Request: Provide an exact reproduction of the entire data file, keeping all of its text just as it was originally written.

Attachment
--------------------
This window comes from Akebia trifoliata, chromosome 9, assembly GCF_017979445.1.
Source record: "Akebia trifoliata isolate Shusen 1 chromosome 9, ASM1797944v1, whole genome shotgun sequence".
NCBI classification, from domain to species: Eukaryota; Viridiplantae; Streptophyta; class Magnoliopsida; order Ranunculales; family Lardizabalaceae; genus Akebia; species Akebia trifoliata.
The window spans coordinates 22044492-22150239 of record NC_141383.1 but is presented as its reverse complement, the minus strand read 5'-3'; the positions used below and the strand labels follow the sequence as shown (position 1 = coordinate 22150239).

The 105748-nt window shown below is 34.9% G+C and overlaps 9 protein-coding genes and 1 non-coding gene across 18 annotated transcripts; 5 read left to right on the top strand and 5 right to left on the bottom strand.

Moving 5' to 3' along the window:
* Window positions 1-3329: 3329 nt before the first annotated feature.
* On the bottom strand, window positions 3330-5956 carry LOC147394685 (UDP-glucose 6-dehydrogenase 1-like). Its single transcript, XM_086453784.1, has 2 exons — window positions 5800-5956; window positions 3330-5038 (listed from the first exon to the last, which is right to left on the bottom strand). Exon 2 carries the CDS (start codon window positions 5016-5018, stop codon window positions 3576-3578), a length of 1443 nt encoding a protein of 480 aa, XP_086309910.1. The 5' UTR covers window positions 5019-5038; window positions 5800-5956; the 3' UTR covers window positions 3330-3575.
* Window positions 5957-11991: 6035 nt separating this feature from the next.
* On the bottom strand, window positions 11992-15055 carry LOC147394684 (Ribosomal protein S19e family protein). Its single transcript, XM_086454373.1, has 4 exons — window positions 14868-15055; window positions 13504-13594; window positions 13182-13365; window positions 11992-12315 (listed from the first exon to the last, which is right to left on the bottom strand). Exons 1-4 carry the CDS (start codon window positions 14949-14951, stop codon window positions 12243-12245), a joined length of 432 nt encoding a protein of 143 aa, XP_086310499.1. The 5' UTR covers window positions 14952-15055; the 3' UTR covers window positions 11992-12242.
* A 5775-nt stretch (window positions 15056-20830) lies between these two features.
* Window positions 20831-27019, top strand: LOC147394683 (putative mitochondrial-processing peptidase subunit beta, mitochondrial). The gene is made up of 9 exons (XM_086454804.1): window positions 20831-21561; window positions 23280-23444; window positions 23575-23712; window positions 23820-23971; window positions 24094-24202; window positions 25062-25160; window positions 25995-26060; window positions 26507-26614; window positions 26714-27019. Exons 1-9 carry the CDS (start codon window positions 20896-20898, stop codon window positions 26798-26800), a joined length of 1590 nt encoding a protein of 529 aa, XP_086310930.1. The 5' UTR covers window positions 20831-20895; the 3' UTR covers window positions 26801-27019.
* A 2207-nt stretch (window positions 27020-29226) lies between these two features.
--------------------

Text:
This window comes from Akebia trifoliata, chromosome 9, assembly GCF_017979445.1.
Source record: "Akebia trifoliata isolate Shusen 1 chromosome 9, ASM1797944v1, whole genome shotgun sequence".
NCBI classification, from domain to species: Eukaryota; Viridiplantae; Streptophyta; class Magnoliopsida; order Ranunculales; family Lardizabalaceae; genus Akebia; species Akebia trifoliata.
The window spans coordinates 22044492-22150239 of record NC_141383.1 but is presented as its reverse complement, the minus strand read 5'-3'; the positions used below and the strand labels follow the sequence as shown (position 1 = coordinate 22150239).

The 105748-nt window shown below is 34.9% G+C and overlaps 9 protein-coding genes and 1 non-coding gene across 18 annotated transcripts; 5 read left to right on the top strand and 5 right to left on the bottom strand.

Moving 5' to 3' along the window:
* Window positions 1-3329: 3329 nt before the first annotated feature.
* On the bottom strand, window positions 3330-5956 carry LOC147394685 (UDP-glucose 6-dehydrogenase 1-like). Its single transcript, XM_086453784.1, has 2 exons — window positions 5800-5956; window positions 3330-5038 (listed from the first exon to the last, which is right to left on the bottom strand). Exon 2 carries the CDS (start codon window positions 5016-5018, stop codon window positions 3576-3578), a length of 1443 nt encoding a protein of 480 aa, XP_086309910.1. The 5' UTR covers window positions 5019-5038; window positions 5800-5956; the 3' UTR covers window positions 3330-3575.
* Window positions 5957-11991: 6035 nt separating this feature from the next.
* On the bottom strand, window positions 11992-15055 carry LOC147394684 (Ribosomal protein S19e family protein). Its single transcript, XM_086454373.1, has 4 exons — window positions 14868-15055; window positions 13504-13594; window positions 13182-13365; window positions 11992-12315 (listed from the first exon to the last, which is right to left on the bottom strand). Exons 1-4 carry the CDS (start codon window positions 14949-14951, stop codon window positions 12243-12245), a joined length of 432 nt encoding a protein of 143 aa, XP_086310499.1. The 5' UTR covers window positions 14952-15055; the 3' UTR covers window positions 11992-12242.
* A 5775-nt stretch (window positions 15056-20830) lies between these two features.
* Window positions 20831-27019, top strand: LOC147394683 (putative mitochondrial-processing peptidase subunit beta, mitochondrial). The gene is made up of 9 exons (XM_086454804.1): window positions 20831-21561; window positions 23280-23444; window positions 23575-23712; window positions 23820-23971; window positions 24094-24202; window positions 25062-25160; window positions 25995-26060; window positions 26507-26614; window positions 26714-27019. Exons 1-9 carry the CDS (start codon window positions 20896-20898, stop codon window positions 26798-26800), a joined length of 1590 nt encoding a protein of 529 aa, XP_086310930.1. The 5' UTR covers window positions 20831-20895; the 3' UTR covers window positions 26801-27019.
* A 2207-nt stretch (window positions 27020-29226) lies between these two features.